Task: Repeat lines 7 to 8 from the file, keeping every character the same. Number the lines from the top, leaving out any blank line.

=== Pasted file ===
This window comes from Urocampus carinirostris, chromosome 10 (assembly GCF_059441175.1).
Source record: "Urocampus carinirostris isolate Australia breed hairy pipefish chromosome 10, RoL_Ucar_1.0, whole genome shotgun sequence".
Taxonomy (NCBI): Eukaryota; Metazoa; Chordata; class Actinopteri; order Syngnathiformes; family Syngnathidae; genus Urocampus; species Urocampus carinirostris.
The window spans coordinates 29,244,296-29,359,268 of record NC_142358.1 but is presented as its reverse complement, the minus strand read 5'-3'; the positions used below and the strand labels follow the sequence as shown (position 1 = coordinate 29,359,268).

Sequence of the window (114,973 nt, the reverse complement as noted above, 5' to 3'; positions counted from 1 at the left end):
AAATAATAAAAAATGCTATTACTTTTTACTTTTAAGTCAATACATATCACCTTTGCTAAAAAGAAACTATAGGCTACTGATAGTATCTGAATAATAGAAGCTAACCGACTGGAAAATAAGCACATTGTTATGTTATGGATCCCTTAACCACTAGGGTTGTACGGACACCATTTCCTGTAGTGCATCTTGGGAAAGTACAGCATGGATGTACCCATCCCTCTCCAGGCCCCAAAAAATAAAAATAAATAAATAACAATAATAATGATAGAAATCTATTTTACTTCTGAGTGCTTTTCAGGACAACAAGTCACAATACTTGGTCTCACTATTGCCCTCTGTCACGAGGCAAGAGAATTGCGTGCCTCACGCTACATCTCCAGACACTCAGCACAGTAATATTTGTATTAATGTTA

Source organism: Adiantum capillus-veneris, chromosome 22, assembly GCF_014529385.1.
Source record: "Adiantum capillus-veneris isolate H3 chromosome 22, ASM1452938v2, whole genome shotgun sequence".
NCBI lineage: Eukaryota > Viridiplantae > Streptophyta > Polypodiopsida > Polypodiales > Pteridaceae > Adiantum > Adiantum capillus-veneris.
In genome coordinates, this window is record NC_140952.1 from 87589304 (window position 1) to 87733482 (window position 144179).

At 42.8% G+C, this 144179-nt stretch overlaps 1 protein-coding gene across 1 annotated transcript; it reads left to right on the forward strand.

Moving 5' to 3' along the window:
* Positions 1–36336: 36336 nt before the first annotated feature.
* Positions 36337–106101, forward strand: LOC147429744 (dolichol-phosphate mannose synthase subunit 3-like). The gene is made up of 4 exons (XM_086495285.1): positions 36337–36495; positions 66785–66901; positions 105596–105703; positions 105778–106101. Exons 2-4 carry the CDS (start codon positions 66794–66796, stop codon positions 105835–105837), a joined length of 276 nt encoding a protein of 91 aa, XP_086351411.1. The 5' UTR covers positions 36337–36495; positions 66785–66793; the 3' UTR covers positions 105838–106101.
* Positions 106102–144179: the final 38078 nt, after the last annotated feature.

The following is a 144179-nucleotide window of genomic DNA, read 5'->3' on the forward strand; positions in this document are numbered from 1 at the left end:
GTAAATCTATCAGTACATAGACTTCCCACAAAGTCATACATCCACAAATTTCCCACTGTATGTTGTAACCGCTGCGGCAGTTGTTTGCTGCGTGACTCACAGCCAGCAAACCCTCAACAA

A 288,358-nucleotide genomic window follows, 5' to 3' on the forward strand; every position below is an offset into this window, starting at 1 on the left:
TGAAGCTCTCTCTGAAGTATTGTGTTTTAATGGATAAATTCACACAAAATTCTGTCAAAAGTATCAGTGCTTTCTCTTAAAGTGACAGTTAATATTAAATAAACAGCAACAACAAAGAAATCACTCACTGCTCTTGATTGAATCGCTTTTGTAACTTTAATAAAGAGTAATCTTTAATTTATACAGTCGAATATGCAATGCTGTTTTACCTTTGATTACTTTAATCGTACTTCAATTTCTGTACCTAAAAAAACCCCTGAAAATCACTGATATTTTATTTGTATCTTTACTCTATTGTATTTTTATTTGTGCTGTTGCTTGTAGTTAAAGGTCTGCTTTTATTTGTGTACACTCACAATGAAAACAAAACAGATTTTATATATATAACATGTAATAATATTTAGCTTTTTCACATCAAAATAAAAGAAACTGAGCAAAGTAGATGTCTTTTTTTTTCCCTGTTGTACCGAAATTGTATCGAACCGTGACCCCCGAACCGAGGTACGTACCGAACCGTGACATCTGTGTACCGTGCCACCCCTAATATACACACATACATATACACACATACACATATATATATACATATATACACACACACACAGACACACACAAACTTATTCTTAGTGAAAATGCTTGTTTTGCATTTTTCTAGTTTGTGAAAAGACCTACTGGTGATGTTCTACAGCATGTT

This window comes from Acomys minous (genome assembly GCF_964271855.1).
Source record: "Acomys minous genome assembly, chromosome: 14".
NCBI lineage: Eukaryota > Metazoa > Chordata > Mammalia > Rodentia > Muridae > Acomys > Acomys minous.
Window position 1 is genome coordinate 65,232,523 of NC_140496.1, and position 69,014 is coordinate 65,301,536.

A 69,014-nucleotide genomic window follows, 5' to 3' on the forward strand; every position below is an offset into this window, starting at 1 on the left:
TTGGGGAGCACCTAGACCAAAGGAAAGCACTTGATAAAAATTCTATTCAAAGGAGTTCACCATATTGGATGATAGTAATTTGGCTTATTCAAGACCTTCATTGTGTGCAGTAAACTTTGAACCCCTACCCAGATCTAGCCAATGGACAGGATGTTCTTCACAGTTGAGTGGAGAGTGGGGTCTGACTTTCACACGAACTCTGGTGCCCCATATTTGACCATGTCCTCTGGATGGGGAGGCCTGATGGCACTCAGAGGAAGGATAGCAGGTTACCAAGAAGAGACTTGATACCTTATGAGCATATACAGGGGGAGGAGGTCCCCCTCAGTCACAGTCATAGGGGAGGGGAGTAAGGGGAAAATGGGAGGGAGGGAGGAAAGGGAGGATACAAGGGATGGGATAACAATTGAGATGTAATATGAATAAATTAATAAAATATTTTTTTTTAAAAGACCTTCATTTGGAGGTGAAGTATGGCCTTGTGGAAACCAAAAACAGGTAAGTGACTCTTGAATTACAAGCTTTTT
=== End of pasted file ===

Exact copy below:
Source organism: Adiantum capillus-veneris, chromosome 22, assembly GCF_014529385.1.
Source record: "Adiantum capillus-veneris isolate H3 chromosome 22, ASM1452938v2, whole genome shotgun sequence".